CDC: Childhood vaccination rates drop second year in row

Posted at 5:55 PM, Jan 17, 2023
and last updated 2023-01-17 18:19:11-05

(WXYZ) — For the second year in a row, the percentage of children vaccinated for measles, mumps, and rubella dropped. That's according to the Centers for Disease Control. Everyone agrees it’s important to have these discussions with a pediatrician you trust.

The CDC said 93% of children entering kindergarten had their required immunizations last school year. The recommended level for herd immunity is 95%. So, that's a 2% drop.

The school year prior to that, closed schools and doctor’s offices during the pandemic were blamed.

Tracine Manning said her great-granddaughter, Aleyah Harris, is caught up on her vaccinations. 7 Action News spoke with her as she took the 6-year-old to a follow-up appointment for allergies at Children’s Hospital.

“She’s had her immunizations since birth. Whenever the physicians question that she get them, she’s gotten them," Manning explained.

"And she’s had to get ‘em in order to attend preschool," she added.

Manning said when the Aleyah's mother asked her for her guidance, there was no hesitation.

“I’m a nurse, and I just feel that she needed to be protected as much as possible. So, it was extremely important and all my children were vaccinated as well," Manning said.

Dr. Kevin Dazy, a pediatrician with Children’s Hospital explained what the reported drop in childhood vaccinations accounts for.

“They’re seeing in the older kids that need boosters, the booster percentage is what’s decreasing and driving some of the incomplete immunization rates when it comes to kindergartners entering school," the doctor explained.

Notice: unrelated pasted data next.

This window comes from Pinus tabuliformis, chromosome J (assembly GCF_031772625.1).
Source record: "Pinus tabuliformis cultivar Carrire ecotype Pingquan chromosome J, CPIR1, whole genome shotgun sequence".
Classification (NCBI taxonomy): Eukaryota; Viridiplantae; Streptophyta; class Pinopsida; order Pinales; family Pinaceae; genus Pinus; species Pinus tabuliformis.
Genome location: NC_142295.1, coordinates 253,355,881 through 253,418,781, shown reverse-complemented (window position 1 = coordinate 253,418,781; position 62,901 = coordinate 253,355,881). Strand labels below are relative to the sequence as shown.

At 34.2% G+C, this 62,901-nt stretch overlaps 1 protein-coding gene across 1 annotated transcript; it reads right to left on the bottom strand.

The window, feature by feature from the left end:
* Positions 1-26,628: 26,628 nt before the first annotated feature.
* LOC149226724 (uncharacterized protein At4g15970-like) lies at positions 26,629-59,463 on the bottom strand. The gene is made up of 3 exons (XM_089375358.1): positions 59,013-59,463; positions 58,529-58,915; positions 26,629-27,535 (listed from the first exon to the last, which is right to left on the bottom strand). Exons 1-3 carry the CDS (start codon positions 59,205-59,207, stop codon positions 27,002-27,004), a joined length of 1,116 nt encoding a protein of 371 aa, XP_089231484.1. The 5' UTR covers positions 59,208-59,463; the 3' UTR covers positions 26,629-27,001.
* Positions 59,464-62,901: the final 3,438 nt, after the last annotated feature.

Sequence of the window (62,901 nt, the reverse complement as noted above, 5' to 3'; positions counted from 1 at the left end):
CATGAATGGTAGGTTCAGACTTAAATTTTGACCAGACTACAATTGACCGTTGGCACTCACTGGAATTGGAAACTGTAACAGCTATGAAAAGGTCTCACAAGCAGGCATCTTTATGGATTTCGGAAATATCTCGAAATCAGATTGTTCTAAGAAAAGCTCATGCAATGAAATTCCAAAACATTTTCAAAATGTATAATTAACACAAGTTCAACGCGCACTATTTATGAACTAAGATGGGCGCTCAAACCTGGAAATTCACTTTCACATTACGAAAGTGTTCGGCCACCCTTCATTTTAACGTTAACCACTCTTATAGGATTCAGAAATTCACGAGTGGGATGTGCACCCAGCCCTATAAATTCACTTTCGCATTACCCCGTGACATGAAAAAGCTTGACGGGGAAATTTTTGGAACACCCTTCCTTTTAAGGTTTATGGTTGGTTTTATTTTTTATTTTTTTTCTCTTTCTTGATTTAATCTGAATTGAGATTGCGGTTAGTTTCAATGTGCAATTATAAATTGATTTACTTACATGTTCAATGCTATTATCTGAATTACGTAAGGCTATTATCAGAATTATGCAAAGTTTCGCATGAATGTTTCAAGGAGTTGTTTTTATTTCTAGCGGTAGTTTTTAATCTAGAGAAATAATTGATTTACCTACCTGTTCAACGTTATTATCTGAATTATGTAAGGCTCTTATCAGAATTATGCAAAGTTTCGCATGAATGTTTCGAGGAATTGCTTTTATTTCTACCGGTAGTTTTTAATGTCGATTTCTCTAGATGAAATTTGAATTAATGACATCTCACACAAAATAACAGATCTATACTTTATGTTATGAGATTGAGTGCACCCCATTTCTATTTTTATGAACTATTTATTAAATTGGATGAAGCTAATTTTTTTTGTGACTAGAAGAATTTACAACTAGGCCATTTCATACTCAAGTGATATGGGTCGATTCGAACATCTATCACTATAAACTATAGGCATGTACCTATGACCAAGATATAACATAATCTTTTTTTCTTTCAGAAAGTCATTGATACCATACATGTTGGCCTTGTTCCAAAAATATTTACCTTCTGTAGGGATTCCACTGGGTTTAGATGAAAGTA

Dazy said it’s a good time for parents to check in with pediatrician.

“So, when we start to see the decrease in vaccine rates, that’s then going to increase the population that’s at risk for some of those otherwise preventable diseases and these are illnesses that lead to hospitalizations, can lead to severe illness and potentially even death," he explained.

While doctors at Children’s Hospital express the importance of childhood vaccines, others advocate for choice and for families to make their own informed decisions without government mandates.

Connie Johnson, media director for Michigan for Vaccine Choice said, “This is what we advocate... is that people understand what their rights are under the law and then understand the risk going into any specific procedure versus benefits.”

As Johnson pointed out, the data is based on exemption rates. Parents can apply for medical or religious reasons. The CDC said the exemption rate 'remained low at 2.6%'.

Another 3.9% of children without an exemption were not up to date with the measles, mumps and rubella vaccine.

Johnson said, “As alarming as it might sound that we’re falling short. Kids are completely under-vaccinated; we vacillate every single year. This is not any different. What I am surprised about is we're not lower.”